Saturday March 23, 2019
Home Uncategorized Norway: Breiv...

Norway: Breivik sues government for human rights violation

0
//
Photo by Photo by www.counter-currents.com

Oslo: Norway’s mass murderer Anders Behring Breivik has sued the government for violating his human rights by exposing him to extreme isolation in prison, media reported.

“We delivered the legal papers to the Oslo District Court,” Xinhua quoted local newspaper VG as saying on Wednesday.

“The main reason for the lawsuit is the extreme isolation my client has been exposed to,” Behring Breivik’s lawyer Oystein Storrvik was quoted as saying.

Storrvik said that Breivik was being subjected to inhuman treatment at prison.

Breivik has been living under the highest security of any prisoner in Norway without any contact with other inmates and visits have been very limited.

“My client’s communication with the outside world has been severely restricted. Mails have been either totally banned or strictly censored,” Storrvik said.

The Norwegian government has previously said that Breivik’s prison conditions comply with European laws.

Breivik, 33, set off a car bomb that killed eight people outside government headquarters in Oslo on July 22, 2011 and then killed 69 others in a shooting rampage on Utoya Island, where young members of the governing Labor Party had gathered for their annual summer camp.

Photo by  Photo by www.counter-currents.com

In 2012, Breivik was sentenced to 21 years in prison at the Oslo District Court.

Norway’s penal code does not have the death penalty or life imprisonment, and the maximum prison term for Breivik’s charges is 21 years. However, inmates who are considered a threat to society can be held indefinitely.

(IANS)

Next Story

Norway Blames Russia for Jamming GPS Signals Again

"Jamming is also a threat to, among others, civilian air traffic and police and health operations in peacetime."

0
Norway, Russia
A lone car has it's choice of entry ramps onto highway E-18, usually one of the busiest roads leading into the Norwegian capital, because the onset of vacation time slows Oslo to a relaxed crawl, as seen July 16, 2004. VOA

Norway’s foreign intelligence unit on Monday expressed renewed concerns that its GPS signals in the country’s Far North were being jammed, as Oslo again blamed Russia for the “unacceptable” acts.

In its annual national risk assessment report, the intelligence service said that in repeated incidents since 2017, GPS signals have been blocked from Russian territory in Norwegian regions near the border with Russia.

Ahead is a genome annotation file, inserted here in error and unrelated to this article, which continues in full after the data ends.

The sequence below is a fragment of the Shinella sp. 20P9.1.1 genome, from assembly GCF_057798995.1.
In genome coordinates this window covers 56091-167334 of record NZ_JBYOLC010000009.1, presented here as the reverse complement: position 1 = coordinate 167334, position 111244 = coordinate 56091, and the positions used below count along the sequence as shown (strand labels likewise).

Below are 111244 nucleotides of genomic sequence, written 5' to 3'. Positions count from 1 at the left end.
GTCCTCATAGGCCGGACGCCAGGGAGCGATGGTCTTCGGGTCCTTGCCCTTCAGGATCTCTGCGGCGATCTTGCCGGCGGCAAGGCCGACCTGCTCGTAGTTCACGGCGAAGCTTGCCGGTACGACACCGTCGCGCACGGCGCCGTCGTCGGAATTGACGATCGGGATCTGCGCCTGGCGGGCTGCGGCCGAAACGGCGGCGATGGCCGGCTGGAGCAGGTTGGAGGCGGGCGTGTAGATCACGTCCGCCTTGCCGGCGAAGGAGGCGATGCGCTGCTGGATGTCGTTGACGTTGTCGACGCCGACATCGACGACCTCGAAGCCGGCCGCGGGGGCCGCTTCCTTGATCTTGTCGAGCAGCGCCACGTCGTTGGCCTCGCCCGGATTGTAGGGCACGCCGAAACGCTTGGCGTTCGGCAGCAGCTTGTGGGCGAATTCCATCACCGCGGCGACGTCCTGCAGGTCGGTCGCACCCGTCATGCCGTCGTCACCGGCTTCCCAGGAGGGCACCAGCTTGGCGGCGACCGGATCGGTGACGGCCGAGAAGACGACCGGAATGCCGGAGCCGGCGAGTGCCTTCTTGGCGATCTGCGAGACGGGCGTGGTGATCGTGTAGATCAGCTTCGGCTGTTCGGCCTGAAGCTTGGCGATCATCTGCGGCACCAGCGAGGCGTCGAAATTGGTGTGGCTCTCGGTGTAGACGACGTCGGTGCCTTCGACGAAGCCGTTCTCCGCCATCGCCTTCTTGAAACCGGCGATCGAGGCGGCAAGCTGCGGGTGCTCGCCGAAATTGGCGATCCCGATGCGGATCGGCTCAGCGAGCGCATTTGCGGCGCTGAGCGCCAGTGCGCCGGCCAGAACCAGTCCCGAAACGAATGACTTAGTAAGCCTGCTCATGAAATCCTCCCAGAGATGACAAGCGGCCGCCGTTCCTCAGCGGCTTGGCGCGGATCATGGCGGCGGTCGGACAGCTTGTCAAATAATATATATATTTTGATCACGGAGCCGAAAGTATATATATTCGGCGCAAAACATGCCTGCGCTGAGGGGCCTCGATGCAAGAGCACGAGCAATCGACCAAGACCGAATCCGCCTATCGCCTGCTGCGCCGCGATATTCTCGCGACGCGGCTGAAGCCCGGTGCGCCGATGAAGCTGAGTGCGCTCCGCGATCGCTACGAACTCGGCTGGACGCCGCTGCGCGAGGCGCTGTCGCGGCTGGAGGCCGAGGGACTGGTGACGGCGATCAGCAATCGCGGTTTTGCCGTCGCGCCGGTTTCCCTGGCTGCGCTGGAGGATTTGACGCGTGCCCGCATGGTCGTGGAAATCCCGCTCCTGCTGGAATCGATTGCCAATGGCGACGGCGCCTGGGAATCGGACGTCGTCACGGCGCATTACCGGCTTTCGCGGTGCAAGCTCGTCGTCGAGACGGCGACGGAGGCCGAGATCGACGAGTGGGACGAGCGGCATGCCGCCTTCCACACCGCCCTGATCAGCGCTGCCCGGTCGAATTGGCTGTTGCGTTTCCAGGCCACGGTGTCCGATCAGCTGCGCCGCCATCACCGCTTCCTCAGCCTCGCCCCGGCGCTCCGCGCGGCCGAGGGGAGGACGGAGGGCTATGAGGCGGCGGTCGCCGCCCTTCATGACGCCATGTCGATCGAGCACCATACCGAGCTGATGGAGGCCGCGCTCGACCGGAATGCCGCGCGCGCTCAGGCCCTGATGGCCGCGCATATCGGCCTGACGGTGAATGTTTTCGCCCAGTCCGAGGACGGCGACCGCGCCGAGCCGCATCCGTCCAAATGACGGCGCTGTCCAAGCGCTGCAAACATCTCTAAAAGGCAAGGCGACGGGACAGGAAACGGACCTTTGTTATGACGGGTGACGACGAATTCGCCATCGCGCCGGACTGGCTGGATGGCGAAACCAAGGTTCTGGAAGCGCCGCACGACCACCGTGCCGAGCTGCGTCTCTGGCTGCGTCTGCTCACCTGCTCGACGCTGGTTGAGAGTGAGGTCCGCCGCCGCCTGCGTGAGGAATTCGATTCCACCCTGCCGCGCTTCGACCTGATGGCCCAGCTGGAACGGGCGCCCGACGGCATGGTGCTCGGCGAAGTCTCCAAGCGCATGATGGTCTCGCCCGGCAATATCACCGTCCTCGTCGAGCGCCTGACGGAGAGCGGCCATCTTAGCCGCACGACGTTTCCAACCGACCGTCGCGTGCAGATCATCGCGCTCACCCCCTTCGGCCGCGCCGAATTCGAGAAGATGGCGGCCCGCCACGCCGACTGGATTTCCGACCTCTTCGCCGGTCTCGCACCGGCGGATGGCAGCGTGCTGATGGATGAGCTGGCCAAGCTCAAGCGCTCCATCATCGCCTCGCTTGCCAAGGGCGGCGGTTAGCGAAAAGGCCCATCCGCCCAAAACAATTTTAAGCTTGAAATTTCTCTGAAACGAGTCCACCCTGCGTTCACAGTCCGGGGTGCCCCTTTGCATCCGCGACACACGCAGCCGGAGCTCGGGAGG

The jamming events have often coincided with military exercises on Norwegian soil, such as the NATO Trident Juncture maneuvers last autumn and the mid-January deployment of British attack helicopters in Norway for training in Arctic conditions.

Norway, GPS

Norway’s foreign intelligence unit on Monday expressed renewed concerns that its GPS signals in the country’s Far North were being jammed. Pixabay

“This is not only a new challenge for Norwegian and Allied training operations,” the head of the intelligence unit, Morten Haga Lunde, said as he presented the report.

“Jamming is also a threat to, among others, civilian air traffic and police and health operations in peacetime.”

Norway has on several occasions raised the issue with Russian authorities, and is cooperating with other Nordic countries to gather as much information as possible, Defence Minister Frank Bakke-Jensen said.

Norway, GPS
Norway has on several occasions raised the issue with Russian authorities. Pixabay

“It’s important… to say clearly that this is unacceptable,” he told television channel TV2 Nyhetskanalen.

ALSO READ: U.S. Congressional Negotiators Have Reached a Deal to Avoid Another Government Shutdown

In November, neighbouring Finland summoned Russia’s ambassador to Helsinki to answer to accusations that Moscow had disrupted geopositioning signals on its territory during the Trident Juncture exercises.

Moscow has rejected the allegations as baseless. (VOA)